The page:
Latest Film News  

April 2010

April 23 - Small Voices is featured on page 21 in the May-June 2010 issue of PRISM (Evangelicals for Social Action)  www.esa-online.org

 


 

March 2010

March 5 - Check out the newest production blogs and information about the Safe Haven project!


 

March 3 - Note from Heather...

Thanks to wonderful word of mouth and support from everyone who continues to follow the film, Small Voices is getting great press throughout the web.  If you haven’t already seen the documentary and would like to order a copy, Cinema Librea Studios, who is releasing the film, is currently offering a discount to fans of the Small Voices: The Stories Of Cambodia’s Children Facebook page.  

For those who are on Face Book and are not already fans ~ please follow the link below to our theatrical website and click on “Become A Fan”  You’ll be kept up to date with photos, videos and news on the children of Small Voices!

Small Voices Movie - on FaceBook!



Thanks again for your continued support.  Stay tuned for upcoming news on our new documentary “The Other Symbols” currently in pre production.


 

March 2010 - Director Heather E. Connell and Small Voices are the featured stories in
(it) magazine.

Small Voices: The Story Behind the Film

by Heather E. Connell

EDITOR'S NOTE: Small Voices: The Stories of Cambodia's Children is a documentary produced and directed by CCC member and volunteer, Heather Connell. Member-generated material that forwards pro-social action can be spotlighted in (it) magazine -- whether it is a PSA, a full-length documentary, an article or photo essay, we encourage you to submit story ideas that help fuel people's passion to make a difference. Please enjoy this background essay on Heather's own passion project.

It was well over 100 degrees with 100% humidity the morning I arrived in Phnom Penh, Cambodia in early March of 2006. Despite the fact my photographer Theresa and I had just spent a VERY long 24 hours of travel time crammed into the most decrepit airplane ever -- I was feeling energized. After a year's worth of pre-production, I was finally ready to begin filming on my documentary Small Voices: The Stories Of Cambodia's Children, an in depth examination of the struggles of the street and garbage dump children who live and work in a society that has largely forgotten them.

I couldn't wait to get started -- as we took a taxi to our hotel on the Tonle Sap River, I begin planning how I would find the street children. Where did they hang out? What part of the city did they live and beg? I decided I would spend that first day speaking to people and finding where these children were so I could begin my work. First, I decided to walk from our hotel to a nearby store to buy some bottled water. In those three dusty, grimy blocks, children and beggars besieged me. A sickly woman with a naked baby held her hand out from where she sat looking up at me from the curb. Poverty was everywhere and I'd only gone three blocks. I realized I didn't have to search for what I was looking for. All I had to do was open my eyes. I have since realized that this is a concept we should all pay more attention too. If we all take the time to just open our eyes to what is going on in the world around us and in our own backyard, what a difference we could make.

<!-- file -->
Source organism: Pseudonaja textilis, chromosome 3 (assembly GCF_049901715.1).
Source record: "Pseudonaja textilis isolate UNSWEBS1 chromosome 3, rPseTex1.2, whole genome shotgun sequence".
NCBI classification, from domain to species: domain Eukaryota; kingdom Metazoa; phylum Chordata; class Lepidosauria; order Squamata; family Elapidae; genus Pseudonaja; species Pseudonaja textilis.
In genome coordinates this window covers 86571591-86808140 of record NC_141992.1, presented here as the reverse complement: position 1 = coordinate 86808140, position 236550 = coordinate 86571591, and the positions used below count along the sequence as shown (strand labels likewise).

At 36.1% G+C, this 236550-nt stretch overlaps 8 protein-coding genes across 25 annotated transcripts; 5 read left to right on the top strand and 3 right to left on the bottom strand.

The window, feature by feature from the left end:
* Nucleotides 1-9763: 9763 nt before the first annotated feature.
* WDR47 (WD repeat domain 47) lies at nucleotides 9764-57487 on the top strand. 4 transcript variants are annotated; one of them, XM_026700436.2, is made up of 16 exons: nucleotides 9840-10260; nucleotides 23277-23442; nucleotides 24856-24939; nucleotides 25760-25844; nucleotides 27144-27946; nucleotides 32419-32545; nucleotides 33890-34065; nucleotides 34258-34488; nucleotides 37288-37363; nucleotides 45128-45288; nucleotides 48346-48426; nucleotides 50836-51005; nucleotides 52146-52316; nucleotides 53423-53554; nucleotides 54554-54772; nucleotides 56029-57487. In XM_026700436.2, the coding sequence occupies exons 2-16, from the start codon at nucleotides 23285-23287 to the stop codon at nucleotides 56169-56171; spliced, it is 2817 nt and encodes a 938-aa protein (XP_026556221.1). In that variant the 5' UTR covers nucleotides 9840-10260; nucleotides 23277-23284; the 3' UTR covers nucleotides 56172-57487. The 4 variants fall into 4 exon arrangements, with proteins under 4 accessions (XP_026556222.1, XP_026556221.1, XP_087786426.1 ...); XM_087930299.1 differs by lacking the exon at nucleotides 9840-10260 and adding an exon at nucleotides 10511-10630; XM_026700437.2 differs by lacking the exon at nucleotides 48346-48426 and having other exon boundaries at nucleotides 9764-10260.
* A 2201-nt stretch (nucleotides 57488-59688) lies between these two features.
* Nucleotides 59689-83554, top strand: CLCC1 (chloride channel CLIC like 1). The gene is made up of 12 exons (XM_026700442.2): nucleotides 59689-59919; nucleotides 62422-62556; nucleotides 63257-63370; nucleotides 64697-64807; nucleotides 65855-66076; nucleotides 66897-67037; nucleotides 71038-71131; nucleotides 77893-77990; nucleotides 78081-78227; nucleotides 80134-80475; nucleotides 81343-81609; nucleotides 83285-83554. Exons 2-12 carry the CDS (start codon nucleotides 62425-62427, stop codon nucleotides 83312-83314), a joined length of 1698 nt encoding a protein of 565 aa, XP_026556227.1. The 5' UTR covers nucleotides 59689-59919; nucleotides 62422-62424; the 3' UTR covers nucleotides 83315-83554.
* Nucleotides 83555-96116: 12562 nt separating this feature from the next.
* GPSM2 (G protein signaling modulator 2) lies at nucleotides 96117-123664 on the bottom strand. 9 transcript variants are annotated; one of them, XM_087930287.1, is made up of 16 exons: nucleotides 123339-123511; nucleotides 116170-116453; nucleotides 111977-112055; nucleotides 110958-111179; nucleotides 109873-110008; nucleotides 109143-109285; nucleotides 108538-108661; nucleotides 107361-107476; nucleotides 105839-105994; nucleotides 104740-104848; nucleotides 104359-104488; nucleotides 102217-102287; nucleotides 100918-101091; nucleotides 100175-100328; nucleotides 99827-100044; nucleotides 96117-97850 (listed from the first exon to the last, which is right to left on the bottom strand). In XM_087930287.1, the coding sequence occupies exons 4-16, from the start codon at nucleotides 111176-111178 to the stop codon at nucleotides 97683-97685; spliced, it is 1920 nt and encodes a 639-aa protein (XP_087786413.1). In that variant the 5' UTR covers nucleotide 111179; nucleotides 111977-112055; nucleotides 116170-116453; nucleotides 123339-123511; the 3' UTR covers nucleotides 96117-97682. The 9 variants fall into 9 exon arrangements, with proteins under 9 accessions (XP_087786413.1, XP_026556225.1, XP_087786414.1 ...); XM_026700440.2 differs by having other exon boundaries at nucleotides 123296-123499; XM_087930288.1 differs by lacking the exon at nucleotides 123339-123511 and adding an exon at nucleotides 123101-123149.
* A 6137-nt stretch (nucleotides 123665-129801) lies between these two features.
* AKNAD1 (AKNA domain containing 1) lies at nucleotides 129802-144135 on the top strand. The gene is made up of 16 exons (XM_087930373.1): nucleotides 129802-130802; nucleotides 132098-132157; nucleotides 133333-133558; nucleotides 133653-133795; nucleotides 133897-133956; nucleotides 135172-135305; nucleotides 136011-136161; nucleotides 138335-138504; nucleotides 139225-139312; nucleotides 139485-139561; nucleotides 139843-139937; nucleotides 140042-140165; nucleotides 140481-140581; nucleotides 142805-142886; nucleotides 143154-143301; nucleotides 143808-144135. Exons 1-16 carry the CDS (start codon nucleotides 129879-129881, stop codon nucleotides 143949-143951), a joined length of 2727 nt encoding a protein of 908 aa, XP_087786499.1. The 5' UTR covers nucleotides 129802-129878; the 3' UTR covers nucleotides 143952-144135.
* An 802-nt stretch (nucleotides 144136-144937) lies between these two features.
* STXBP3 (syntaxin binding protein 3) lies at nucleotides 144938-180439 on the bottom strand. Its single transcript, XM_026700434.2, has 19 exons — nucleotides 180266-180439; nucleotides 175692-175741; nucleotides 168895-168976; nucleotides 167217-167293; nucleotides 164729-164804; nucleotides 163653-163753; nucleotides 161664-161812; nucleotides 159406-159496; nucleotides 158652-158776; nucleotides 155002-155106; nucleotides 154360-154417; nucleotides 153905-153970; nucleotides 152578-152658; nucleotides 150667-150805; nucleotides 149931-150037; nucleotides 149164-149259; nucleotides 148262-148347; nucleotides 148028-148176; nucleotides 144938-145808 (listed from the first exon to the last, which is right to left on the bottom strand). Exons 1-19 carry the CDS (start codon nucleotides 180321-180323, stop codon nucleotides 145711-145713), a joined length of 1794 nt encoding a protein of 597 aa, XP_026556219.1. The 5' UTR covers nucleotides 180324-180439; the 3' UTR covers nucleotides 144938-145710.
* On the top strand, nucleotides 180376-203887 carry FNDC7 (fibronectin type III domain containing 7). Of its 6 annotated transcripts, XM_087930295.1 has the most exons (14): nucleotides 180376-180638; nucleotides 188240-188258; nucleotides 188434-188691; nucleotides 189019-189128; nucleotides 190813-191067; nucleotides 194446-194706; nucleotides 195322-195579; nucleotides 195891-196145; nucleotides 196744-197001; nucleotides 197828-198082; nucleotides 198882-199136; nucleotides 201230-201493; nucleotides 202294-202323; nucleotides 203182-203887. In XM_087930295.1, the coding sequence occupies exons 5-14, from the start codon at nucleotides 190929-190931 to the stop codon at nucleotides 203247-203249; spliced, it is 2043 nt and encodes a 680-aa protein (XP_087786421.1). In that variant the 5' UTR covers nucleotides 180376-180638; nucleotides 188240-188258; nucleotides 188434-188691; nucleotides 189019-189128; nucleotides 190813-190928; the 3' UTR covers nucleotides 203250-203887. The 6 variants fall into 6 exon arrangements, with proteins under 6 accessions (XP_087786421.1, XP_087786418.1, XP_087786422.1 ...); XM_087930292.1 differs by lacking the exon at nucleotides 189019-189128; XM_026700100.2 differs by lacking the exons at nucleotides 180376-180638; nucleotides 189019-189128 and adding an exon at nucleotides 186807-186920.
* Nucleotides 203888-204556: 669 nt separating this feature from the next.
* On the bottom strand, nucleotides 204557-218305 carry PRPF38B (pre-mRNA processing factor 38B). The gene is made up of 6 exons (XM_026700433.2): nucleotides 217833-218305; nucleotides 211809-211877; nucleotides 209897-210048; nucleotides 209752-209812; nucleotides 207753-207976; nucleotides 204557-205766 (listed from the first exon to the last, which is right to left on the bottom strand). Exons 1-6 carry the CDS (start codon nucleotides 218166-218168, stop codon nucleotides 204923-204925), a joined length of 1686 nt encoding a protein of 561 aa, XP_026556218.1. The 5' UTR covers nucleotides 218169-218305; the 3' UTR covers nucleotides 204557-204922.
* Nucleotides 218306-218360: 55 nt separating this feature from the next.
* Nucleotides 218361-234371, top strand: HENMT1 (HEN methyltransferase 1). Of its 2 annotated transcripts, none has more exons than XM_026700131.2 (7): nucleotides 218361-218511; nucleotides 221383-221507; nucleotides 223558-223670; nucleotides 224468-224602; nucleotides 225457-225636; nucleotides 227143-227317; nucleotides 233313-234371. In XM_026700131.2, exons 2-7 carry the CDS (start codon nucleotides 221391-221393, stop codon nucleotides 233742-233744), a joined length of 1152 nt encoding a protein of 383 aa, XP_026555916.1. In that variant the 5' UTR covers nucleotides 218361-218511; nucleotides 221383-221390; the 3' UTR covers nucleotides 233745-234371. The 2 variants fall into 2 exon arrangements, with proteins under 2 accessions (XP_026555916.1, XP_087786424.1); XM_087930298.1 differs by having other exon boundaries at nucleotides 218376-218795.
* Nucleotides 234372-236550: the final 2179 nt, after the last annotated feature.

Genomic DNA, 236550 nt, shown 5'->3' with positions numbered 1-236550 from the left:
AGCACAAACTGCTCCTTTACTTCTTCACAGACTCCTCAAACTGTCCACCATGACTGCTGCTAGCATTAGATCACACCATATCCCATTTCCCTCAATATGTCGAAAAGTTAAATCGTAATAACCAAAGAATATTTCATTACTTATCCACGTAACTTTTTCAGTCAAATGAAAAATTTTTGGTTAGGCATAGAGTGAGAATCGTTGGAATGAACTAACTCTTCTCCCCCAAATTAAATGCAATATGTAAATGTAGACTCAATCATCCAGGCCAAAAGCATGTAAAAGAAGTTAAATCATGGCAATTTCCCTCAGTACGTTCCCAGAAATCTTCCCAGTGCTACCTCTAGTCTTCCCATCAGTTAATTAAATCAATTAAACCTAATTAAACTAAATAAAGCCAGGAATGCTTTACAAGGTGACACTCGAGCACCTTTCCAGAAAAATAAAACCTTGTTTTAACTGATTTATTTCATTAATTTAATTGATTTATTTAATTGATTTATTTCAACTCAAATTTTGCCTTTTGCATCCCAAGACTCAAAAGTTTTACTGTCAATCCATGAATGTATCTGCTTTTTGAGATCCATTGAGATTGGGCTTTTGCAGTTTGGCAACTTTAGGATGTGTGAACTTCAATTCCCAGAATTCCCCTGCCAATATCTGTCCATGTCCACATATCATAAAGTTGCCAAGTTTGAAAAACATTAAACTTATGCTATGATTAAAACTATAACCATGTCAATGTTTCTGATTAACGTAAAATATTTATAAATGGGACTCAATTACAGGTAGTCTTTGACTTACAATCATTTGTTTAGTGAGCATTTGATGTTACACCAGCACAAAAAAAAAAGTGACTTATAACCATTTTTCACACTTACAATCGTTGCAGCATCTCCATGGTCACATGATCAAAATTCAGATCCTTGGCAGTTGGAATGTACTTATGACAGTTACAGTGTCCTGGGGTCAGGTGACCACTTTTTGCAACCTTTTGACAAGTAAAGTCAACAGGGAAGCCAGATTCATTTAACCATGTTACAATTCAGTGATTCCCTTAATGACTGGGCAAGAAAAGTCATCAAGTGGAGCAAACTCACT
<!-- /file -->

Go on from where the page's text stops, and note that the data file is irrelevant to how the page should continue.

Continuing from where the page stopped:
FINDING MY WAY TO CAMBODIA
How I found myself in Cambodia to begin with was a journey in itself that was much longer than a year in the making. I had moved to Los Angeles eight years ago with vague ideas of finding fame and fortune as a storyteller. Shortly after I arrived, the writer's guild went on strike and I began looking for other ways to stay creative. Without having the first clue about what I was doing, I decided to make a short film. While the film wasn't exactly a masterpiece, I become hooked on the idea of using visual media to raise awareness. Our collective attention span as a society is fairly short and the idea that film could be used a way to excite people about social issues and social awareness was very compelling. I founded Displaced Yankee Productions with that basic principal as a platform.